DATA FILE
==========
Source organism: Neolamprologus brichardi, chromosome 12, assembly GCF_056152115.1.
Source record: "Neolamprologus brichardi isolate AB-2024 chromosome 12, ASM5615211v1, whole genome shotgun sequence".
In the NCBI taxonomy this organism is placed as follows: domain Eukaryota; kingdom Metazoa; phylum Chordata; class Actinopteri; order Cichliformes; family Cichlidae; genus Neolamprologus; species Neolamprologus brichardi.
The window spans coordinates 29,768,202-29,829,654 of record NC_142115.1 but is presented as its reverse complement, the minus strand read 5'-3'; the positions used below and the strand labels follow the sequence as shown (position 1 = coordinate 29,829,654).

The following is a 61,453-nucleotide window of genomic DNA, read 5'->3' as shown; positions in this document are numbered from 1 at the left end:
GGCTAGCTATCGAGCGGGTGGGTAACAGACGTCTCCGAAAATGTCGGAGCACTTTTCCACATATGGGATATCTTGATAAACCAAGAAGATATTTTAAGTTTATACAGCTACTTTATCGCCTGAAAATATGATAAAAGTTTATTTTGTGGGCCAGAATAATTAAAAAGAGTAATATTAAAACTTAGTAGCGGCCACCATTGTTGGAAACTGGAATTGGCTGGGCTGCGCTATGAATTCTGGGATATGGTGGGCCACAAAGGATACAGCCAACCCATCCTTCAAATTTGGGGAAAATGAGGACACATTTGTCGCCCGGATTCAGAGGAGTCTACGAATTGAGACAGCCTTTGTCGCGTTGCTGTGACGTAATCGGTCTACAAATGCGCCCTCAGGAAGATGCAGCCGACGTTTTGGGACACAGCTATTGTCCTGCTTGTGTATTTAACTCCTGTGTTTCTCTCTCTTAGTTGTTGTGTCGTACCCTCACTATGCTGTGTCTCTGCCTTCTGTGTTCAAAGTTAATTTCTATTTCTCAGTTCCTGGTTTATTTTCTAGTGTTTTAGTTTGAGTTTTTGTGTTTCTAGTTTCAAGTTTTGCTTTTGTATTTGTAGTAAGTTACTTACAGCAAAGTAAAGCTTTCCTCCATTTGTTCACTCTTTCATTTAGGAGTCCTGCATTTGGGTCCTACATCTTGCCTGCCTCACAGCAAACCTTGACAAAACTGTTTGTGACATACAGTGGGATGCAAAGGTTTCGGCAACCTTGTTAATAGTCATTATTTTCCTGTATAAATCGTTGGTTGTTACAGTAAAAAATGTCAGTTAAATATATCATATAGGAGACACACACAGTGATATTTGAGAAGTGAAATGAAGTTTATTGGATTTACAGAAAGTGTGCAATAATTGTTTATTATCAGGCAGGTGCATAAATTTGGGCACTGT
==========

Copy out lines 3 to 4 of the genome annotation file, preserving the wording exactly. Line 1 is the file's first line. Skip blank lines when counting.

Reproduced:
In the NCBI taxonomy this organism is placed as follows: domain Eukaryota; kingdom Metazoa; phylum Chordata; class Actinopteri; order Cichliformes; family Cichlidae; genus Neolamprologus; species Neolamprologus brichardi.
The window spans coordinates 29,768,202-29,829,654 of record NC_142115.1 but is presented as its reverse complement, the minus strand read 5'-3'; the positions used below and the strand labels follow the sequence as shown (position 1 = coordinate 29,829,654).